Until now we explored Zograf's art in different contexts and in different countries, but, obviously, his home country is still the main source of inspiration for him. In Serbia, Zograf released last year a comic book, Mesec i ognjeno srce. "It came out at the very end of 2002. It's a collection of stories that I published in magazines and anthologies in few countries outside Serbia," he explains, "Most of the material was originally written in English, so I had to translate it into my own first language, which was really funny! I'm proud to say that there were several very favourable reviews in the big press in Serbia, which doesn't happen often here when it comes to comic albums. There was a review in the most important national daily paper, Politika, written by a journalist that I knew personally for quite a while, but we kind of lost contact with each other. He wrote a very personal article, in which he mentioned what I used to talk about and think when I was still a teenager - I'll be 40 years old in August 2003 - so it was really an emotional thing for me."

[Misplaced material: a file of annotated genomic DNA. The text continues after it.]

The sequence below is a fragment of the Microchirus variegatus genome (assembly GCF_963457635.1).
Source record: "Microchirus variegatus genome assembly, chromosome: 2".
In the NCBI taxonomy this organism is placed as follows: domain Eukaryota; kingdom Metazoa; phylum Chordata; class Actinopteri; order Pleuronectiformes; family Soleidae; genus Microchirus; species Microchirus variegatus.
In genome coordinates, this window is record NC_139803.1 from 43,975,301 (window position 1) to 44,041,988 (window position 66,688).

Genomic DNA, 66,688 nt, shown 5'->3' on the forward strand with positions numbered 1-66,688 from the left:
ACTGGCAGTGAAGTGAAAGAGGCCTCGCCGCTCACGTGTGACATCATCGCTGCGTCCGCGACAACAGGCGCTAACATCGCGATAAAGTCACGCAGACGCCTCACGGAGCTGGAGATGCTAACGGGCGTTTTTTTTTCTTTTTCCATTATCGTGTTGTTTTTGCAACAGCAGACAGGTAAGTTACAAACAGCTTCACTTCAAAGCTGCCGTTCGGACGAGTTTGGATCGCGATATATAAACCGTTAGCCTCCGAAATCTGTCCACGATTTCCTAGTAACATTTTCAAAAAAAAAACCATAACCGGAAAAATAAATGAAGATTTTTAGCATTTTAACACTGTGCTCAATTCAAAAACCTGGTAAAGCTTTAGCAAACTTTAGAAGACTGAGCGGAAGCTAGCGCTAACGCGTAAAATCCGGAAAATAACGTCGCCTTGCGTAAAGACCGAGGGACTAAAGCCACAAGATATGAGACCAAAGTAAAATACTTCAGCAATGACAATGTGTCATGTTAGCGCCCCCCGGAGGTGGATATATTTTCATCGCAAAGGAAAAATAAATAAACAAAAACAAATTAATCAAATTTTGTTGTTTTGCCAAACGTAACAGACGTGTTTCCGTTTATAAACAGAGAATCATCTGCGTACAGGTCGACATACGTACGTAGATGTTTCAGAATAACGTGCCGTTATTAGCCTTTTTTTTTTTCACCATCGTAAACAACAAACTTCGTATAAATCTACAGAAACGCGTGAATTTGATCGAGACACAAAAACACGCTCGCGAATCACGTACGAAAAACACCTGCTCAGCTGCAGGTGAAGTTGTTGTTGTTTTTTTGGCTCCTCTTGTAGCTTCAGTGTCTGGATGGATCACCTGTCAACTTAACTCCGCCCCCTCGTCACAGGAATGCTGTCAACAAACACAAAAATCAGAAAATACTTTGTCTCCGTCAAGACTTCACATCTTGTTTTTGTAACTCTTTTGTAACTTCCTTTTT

Another emotional moment in Aleksandar's life happened in March 2003, when Serbian Prime Minister Zoran Djindjic was killed. "I was at my parents' place when there was an announcement on the TV," he remembers, "I was really disappointed, and so were my parents, because it seemed that every initiative towards the modernisation of the country ends up in blood. But the action of the police was very effective, especially at the beginning. Unfortunately, the consequences of the political assassination - in a country which was already diving in problems - are something that is going to be felt for a while. There was a feeling of disappointment, I think, that turned into anger. There was something unacceptable in the way this murder was executed and planned, even the criminals were feeling it, so there were major changes within the local Mafia afterwards. Some of them had to change their entire way of operating and some of them will just change the tactics and strike again, I think. When the state of emergency was declared right after the murder, I felt like most of the people, I was thinking that these were the necessary measures to stop the Mafia. Of course, these operations are never entirely successful, but at least they can show that it's possible for the rest of the society to oppose to the criminal groups and Mafia, who even wanted to gain political power in the country! The problem is that the resources of Serbia are in a very bad state, so that now there is again a feeling of powerlessness and apathy that could prevail. Normal people were not really bothered much by the state of emergency. There were check points on the roads all around town and police would maybe stop your car and ask for the ID. It does not sounds like much, but various kinds of criminal groups were really in a state of panic."